EXPERIMENTAL PROCEDURES Materials: Phospho-cellulose paper (P-81) and DEAE-cellulose (DE-52) ion exchange resin were purchased from H~tman. Pig brain phosphatldyl serlne was obtained from Serdary Research. [y-~P]ATP was from ICN. ATP, diolein, phenylmethylsulfonyl fluoride, aprotlnin, pepstatin A, soybean trypsin inhibitor, histone I I I s and catalytic subunit of cyclic AMP dependent protein klnase (bovine heart) were purchased from Sigma. Okadaic acid was purchased from Calbiochem. The peptide (MBP4 14) acetylated at the N terminal residue (AcMBP4_I4) was purchased from GIBCO-BRL. Peptides, RRRRAASVAand RRATVAwere synthesized and their identities were verifled by amino acid composition and sequence analysis by the Macromolecular Structure Analysis Facility of the University of Kentucky. Phosphorylated peptides, RRRRAAS(p)VA and RRAT(p)VA were prepared as described by Deanna et al. (lO) Tissue extraction and partial purification of PKC: Male Sprague-Dawley rats (HarIan Industries) were sacrificed by decapitation. Hippocampi were rapidly removed and immediately homogenized in 5 volumes of buffer A [20 mM Hepes (pH 7.5), 2 mM EDTA, 2 mM EGTA, I mM dlthiothreltol, I0% glycerol, 50 ~g/ml soybean trypsin inhibitor, 5 pg/ml aprotinln, 7 ~M pepstatln A, lO pM leupeptin, | mM phenylmethylsulfonyl fluoride], with a hand-held micro-centrlfuge tube pestle. The homogenate was centrifuged at 710 x g for lO min. The supernatant was saved and the pellet rehomogenlzed in an additional 5 volumes of buffer A and centrifuged at 710 x g for lO min to remove cell debris and unbroken whole cells. The two supernatants were combined and centrifuged at lO0,O00 x g (Beckman TL-IO0 ultracentrifuge) for 20 minutes, yielding a clear supernatant fraction which was diluted wlth buffer A to reach the desired protein concentrations. These preparations are termed crude cytosol extract in thls paper. For partial purification of PKC, | ml of crude cytosol extract was applied to a l ml DEAE-cellulose column equilibrated with buffer A. After washing the column wlth 4 ml of buffer A, PKC was eluted with buffer A containing 0.1M NaCI to yield a partially purified PKC fraction. All the above procedures were performed at 4° . 695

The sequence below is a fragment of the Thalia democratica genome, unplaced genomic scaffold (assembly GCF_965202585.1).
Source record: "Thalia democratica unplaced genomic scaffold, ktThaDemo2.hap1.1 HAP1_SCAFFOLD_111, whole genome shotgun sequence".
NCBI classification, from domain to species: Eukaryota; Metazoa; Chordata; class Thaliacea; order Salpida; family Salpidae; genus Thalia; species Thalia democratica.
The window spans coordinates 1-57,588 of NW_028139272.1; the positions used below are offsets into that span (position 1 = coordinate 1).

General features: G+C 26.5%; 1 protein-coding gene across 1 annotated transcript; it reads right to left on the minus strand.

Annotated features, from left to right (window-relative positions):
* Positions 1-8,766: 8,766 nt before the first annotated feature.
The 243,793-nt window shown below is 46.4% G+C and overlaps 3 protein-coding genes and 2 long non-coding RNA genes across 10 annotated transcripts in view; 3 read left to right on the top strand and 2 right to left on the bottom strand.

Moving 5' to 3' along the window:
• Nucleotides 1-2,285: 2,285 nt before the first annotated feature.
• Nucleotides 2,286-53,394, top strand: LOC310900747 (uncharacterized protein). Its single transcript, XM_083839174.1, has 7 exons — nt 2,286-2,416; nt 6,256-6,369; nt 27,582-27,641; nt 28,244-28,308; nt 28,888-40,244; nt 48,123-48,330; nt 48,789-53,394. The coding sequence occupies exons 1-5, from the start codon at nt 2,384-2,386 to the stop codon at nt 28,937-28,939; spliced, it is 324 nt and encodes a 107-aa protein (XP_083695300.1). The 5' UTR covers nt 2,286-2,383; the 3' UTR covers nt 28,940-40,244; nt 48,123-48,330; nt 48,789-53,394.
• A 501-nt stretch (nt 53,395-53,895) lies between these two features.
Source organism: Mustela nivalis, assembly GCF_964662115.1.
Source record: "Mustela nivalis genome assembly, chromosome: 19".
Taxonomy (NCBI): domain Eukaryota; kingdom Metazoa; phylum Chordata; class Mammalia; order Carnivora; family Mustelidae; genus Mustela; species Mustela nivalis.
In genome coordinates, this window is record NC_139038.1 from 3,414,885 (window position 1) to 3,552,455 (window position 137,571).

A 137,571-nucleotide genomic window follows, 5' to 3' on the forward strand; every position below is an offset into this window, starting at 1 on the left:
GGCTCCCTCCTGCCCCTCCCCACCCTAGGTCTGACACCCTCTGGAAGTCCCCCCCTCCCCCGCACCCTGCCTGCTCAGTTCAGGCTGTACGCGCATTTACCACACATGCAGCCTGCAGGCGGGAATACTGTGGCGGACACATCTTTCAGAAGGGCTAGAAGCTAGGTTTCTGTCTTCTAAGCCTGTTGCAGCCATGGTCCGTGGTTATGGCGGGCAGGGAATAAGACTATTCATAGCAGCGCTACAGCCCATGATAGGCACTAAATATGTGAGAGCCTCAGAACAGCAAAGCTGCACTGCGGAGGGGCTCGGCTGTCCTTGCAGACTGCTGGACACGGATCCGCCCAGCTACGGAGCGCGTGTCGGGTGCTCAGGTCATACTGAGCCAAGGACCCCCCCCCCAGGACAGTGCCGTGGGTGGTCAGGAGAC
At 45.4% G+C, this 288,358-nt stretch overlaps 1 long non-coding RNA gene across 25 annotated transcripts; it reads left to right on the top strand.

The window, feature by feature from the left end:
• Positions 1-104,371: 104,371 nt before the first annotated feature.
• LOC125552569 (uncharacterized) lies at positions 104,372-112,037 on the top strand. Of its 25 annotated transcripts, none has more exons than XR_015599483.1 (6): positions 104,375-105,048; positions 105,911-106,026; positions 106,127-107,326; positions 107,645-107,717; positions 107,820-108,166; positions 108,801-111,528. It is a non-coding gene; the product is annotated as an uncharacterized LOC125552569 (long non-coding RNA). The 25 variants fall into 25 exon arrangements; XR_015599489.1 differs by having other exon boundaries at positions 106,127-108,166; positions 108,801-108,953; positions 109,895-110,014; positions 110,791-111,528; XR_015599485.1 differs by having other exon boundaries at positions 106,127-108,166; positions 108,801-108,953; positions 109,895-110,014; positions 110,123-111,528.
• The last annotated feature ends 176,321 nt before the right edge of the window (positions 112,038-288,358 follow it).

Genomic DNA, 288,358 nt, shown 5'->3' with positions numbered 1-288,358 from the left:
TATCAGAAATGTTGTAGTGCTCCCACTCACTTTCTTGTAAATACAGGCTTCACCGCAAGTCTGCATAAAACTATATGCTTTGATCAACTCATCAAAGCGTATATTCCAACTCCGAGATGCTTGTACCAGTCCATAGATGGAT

Vol. 180, No. 2, 1991